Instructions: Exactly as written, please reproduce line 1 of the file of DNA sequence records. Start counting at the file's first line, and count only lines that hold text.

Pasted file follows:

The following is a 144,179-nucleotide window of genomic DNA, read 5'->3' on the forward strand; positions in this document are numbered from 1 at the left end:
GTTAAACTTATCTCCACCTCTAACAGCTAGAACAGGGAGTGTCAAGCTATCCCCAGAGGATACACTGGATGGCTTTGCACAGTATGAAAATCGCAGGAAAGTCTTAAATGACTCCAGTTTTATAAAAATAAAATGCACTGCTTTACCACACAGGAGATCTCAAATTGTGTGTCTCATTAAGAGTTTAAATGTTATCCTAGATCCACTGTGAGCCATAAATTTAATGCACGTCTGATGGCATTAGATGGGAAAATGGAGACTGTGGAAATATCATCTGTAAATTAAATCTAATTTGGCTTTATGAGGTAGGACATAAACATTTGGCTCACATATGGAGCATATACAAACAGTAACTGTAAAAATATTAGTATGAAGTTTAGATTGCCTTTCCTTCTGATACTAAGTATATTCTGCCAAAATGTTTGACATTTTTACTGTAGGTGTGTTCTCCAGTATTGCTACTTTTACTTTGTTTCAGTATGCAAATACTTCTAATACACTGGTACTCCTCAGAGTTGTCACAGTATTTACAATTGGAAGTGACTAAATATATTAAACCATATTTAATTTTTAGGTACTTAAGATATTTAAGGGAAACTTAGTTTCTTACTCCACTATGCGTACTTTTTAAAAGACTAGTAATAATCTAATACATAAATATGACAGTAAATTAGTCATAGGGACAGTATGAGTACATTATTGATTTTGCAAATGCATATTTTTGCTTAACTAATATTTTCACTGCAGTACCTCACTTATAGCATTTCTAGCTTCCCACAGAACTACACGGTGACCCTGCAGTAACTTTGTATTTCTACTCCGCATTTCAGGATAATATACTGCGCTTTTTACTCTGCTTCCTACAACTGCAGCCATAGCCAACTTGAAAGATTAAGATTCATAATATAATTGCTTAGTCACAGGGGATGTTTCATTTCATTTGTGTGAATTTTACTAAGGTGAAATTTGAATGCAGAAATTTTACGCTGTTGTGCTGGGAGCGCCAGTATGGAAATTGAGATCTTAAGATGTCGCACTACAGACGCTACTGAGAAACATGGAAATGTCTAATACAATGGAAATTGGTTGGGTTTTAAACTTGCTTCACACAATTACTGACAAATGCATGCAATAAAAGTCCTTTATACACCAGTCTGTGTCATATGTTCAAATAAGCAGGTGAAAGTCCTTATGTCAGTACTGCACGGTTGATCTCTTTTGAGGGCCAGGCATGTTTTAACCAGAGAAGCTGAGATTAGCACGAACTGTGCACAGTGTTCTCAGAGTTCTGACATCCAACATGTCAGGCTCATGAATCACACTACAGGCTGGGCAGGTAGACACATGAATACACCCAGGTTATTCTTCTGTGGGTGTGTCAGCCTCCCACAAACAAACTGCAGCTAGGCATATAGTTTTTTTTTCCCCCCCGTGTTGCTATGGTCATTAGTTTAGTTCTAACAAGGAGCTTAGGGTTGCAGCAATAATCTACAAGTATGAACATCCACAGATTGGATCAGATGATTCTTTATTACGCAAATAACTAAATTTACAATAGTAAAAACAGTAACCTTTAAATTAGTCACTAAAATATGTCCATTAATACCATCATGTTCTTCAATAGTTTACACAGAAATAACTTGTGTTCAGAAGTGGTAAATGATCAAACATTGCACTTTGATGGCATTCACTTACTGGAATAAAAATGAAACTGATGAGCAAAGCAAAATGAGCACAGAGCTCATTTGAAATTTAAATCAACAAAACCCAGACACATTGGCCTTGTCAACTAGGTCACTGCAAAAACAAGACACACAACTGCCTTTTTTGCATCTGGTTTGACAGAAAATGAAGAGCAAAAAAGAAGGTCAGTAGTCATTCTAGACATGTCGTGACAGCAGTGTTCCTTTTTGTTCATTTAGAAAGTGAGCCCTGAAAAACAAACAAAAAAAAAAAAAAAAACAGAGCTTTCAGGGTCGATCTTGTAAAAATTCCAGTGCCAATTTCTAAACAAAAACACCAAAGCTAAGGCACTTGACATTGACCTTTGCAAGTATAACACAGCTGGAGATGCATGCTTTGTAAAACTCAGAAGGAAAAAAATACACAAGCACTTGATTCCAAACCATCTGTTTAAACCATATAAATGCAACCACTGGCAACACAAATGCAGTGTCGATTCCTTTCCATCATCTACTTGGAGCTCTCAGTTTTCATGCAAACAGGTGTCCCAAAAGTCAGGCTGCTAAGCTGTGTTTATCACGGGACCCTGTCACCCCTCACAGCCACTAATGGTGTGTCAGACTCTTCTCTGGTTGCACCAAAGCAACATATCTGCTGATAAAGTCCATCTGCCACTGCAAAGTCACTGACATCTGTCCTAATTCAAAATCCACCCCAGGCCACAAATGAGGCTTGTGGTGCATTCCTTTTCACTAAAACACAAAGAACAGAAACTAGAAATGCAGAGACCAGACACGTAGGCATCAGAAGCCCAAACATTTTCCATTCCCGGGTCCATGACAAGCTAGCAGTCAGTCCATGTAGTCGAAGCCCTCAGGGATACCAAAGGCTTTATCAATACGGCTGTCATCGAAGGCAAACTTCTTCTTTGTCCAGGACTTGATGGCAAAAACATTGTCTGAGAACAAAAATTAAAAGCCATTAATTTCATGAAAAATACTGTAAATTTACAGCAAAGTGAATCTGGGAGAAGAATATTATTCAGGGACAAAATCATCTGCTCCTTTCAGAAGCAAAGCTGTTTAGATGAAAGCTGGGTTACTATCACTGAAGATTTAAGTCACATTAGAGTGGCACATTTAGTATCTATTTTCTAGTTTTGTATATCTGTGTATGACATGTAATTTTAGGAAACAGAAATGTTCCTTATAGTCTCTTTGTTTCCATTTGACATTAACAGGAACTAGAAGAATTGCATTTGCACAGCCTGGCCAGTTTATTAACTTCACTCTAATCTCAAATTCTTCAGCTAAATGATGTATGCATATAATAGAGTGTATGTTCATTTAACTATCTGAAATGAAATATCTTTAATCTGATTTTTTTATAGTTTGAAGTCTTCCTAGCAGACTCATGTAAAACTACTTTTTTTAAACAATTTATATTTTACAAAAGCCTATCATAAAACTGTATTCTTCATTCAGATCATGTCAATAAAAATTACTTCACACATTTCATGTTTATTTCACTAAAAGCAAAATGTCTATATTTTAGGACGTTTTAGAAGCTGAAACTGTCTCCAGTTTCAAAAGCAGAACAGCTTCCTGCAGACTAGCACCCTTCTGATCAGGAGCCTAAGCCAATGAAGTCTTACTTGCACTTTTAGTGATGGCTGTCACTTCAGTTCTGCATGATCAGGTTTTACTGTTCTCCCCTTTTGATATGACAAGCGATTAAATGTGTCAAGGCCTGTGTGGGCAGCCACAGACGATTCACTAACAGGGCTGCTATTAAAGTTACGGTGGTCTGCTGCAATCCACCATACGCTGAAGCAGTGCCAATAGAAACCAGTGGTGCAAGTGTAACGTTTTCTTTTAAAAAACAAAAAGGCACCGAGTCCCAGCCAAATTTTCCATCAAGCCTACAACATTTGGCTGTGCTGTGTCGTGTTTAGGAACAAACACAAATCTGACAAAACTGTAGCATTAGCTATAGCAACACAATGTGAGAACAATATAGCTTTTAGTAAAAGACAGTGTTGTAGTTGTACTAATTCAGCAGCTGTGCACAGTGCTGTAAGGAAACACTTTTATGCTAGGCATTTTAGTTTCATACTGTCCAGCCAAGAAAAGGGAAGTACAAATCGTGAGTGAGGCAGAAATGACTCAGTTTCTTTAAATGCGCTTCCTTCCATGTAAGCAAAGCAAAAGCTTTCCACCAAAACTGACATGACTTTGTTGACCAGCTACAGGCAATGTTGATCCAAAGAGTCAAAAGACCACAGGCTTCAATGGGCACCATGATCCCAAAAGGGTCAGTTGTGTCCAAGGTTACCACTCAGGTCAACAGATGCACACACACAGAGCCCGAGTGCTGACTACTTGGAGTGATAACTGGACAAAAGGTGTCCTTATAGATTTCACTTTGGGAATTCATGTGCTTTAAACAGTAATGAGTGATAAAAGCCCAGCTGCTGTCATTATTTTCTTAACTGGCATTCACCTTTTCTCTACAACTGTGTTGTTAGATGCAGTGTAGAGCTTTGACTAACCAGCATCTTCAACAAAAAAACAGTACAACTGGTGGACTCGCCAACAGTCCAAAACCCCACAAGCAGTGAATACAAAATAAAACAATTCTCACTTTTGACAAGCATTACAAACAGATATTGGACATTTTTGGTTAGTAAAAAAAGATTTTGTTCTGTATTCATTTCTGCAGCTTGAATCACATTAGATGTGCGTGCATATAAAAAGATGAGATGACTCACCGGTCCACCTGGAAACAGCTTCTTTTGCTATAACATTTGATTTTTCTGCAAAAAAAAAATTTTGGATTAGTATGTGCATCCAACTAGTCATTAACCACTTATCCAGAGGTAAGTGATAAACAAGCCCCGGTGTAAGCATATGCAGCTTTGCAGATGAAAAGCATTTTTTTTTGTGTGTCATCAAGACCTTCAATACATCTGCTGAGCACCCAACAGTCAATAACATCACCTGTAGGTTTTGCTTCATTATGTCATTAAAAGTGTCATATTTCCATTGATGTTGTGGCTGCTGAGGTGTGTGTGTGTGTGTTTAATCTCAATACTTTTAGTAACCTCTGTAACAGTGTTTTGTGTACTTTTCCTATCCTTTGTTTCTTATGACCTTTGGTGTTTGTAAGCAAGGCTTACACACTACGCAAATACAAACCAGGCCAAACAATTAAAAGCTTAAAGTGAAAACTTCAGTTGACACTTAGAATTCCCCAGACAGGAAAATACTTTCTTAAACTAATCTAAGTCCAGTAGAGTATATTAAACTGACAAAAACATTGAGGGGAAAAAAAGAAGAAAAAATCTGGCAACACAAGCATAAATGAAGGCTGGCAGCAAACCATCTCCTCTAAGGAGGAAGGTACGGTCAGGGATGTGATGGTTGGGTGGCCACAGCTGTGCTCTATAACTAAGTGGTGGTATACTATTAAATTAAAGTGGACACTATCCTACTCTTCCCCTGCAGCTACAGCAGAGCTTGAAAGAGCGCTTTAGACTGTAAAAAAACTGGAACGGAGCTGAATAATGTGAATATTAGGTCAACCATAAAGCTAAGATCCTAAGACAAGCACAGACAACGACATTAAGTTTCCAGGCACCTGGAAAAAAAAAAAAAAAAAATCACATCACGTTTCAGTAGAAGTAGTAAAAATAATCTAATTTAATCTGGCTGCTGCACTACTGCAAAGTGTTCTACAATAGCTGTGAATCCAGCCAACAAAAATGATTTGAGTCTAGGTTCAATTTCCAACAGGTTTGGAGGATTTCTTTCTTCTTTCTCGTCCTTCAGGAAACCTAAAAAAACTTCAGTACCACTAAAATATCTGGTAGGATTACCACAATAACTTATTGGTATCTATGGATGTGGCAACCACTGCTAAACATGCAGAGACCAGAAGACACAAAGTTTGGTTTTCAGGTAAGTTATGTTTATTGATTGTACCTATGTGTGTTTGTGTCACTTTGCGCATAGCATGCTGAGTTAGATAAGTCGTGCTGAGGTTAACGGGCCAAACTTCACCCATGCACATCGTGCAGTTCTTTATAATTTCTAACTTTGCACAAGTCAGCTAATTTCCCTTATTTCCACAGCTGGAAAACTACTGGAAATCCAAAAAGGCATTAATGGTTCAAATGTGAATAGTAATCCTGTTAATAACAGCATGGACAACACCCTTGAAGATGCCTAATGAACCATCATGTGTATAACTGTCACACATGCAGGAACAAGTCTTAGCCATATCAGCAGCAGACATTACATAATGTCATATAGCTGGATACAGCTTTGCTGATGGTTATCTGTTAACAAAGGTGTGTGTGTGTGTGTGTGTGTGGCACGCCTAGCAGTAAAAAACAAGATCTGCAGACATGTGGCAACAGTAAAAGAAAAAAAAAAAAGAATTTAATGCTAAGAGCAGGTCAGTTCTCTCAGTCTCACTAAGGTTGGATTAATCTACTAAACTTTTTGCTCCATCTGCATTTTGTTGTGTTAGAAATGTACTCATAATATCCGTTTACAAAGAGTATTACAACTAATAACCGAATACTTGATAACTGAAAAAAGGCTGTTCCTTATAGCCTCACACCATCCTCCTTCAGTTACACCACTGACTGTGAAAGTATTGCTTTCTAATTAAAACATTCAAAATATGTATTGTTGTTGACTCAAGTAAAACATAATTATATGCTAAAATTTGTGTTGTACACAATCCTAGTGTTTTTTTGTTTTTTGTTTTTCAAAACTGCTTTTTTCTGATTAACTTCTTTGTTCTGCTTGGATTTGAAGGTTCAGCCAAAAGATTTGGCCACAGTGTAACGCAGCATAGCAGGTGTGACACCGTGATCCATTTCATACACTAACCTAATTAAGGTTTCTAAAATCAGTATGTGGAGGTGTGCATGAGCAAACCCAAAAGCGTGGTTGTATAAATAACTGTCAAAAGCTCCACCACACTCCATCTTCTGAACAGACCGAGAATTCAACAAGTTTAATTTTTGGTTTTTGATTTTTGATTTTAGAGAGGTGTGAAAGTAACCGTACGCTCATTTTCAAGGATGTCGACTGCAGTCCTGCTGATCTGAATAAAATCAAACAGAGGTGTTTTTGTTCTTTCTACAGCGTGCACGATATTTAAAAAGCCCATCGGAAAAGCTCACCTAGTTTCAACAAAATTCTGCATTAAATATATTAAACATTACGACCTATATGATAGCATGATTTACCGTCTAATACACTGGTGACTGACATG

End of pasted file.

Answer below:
The following is a 144,179-nucleotide window of genomic DNA, read 5'->3' on the forward strand; positions in this document are numbered from 1 at the left end: